In many ways, the biggest political development of this week was the Supreme Court ruling that a referendum bill would be outside the competence of the Scottish parliament. This unanimous decision – and the fact that the UK government isn’t budging on a Section 30 order which would allow another referendum – means Nicola Sturgeon is being forced to fall back on her plan to try and turn the next election into a de facto referendum on independence. As I say in the Times today, this is a risky strategy.
But even if Sturgeon falls short of the majority of the vote she is seeking in 2024, unionists will still have questions to answer. How do they reduce support for independence in the medium term? And in what circumstances would they accept another referendum?
Ruling one out indefinitely would be a mistake. It would be better for unionists to strike a reasonable tone, make clear they are not saying never. They should channel the Justice Potter Stewart’s line about obscenity — ‘I know it when I see it’ — when it comes to the circumstances in which the UK government would agree to grant a Section 30 order.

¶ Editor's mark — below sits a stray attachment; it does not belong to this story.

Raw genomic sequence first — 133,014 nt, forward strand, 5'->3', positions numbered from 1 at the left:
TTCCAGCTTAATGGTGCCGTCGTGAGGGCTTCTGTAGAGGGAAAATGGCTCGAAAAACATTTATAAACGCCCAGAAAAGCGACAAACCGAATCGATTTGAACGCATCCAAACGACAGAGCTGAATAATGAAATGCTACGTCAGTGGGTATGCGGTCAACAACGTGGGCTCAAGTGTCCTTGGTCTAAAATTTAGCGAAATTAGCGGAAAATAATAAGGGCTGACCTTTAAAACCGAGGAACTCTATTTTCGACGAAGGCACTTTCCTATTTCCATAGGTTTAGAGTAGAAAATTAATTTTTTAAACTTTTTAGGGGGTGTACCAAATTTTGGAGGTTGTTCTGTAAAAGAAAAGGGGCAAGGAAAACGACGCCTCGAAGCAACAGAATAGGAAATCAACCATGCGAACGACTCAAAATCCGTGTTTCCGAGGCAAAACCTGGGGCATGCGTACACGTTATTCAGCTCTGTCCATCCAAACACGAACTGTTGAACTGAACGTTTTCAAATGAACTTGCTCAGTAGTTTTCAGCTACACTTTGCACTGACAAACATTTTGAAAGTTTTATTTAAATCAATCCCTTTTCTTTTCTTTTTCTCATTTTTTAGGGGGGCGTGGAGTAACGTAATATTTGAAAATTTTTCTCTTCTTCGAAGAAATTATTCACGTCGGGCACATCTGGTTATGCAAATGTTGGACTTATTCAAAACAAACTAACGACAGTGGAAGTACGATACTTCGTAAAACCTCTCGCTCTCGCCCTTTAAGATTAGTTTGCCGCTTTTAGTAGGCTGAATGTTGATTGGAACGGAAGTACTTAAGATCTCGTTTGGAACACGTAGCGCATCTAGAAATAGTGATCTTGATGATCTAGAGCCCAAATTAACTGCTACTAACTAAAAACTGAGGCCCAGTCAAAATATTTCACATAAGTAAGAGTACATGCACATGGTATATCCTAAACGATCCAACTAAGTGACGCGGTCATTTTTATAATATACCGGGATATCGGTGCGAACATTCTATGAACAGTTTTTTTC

Right now, it isn’t credible to claim Scotland is being held in the Union against its will: polls suggest that ‘no’ to independence has a slight lead. But if public opinion changes — senior SNP figures used to use the benchmark of support for independence being at 60 per cent for a year — there would be a clear and pragmatic case for another vote.
Sturgeon is trying to equate the cause of Scottish independence with democracy — which would be easier to swallow if her side were more prepared to respect the ‘once in a generation’ nature of the 2014 vote.